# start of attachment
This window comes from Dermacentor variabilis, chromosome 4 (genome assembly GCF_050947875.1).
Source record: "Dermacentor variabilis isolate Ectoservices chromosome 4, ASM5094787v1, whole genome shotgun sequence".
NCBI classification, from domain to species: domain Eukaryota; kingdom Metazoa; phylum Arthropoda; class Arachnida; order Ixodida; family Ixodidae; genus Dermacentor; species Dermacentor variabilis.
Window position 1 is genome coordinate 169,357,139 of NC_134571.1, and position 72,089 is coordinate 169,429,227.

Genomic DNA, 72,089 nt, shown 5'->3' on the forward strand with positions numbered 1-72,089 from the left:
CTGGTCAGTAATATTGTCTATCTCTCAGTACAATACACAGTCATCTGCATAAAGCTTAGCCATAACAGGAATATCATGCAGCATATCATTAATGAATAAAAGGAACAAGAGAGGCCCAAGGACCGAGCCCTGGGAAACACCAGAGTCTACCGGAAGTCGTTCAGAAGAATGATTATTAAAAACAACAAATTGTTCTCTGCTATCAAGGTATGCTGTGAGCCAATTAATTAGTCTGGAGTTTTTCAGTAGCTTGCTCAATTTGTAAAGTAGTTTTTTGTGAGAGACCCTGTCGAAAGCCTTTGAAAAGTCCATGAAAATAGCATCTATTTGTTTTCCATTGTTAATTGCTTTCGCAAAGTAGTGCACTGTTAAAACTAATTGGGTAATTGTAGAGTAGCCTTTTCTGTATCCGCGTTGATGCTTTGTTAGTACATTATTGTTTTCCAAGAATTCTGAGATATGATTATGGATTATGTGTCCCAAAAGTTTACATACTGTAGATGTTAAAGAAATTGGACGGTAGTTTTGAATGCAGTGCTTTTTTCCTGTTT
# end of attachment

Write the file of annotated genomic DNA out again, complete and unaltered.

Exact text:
This window comes from Dermacentor variabilis, chromosome 4 (genome assembly GCF_050947875.1).
Source record: "Dermacentor variabilis isolate Ectoservices chromosome 4, ASM5094787v1, whole genome shotgun sequence".
NCBI classification, from domain to species: domain Eukaryota; kingdom Metazoa; phylum Arthropoda; class Arachnida; order Ixodida; family Ixodidae; genus Dermacentor; species Dermacentor variabilis.
Window position 1 is genome coordinate 169,357,139 of NC_134571.1, and position 72,089 is coordinate 169,429,227.

Genomic DNA, 72,089 nt, shown 5'->3' on the forward strand with positions numbered 1-72,089 from the left:
CTGGTCAGTAATATTGTCTATCTCTCAGTACAATACACAGTCATCTGCATAAAGCTTAGCCATAACAGGAATATCATGCAGCATATCATTAATGAATAAAAGGAACAAGAGAGGCCCAAGGACCGAGCCCTGGGAAACACCAGAGTCTACCGGAAGTCGTTCAGAAGAATGATTATTAAAAACAACAAATTGTTCTCTGCTATCAAGGTATGCTGTGAGCCAATTAATTAGTCTGGAGTTTTTCAGTAGCTTGCTCAATTTGTAAAGTAGTTTTTTGTGAGAGACCCTGTCGAAAGCCTTTGAAAAGTCCATGAAAATAGCATCTATTTGTTTTCCATTGTTAATTGCTTTCGCAAAGTAGTGCACTGTTAAAACTAATTGGGTAATTGTAGAGTAGCCTTTTCTGTATCCGCGTTGATGCTTTGTTAGTACATTATTGTTTTCCAAGAATTCTGAGATATGATTATGGATTATGTGTCCCAAAAGTTTACATACTGTAGATGTTAAAGAAATTGGACGGTAGTTTTGAATGCAGTGCTTTTTTCCTGTTT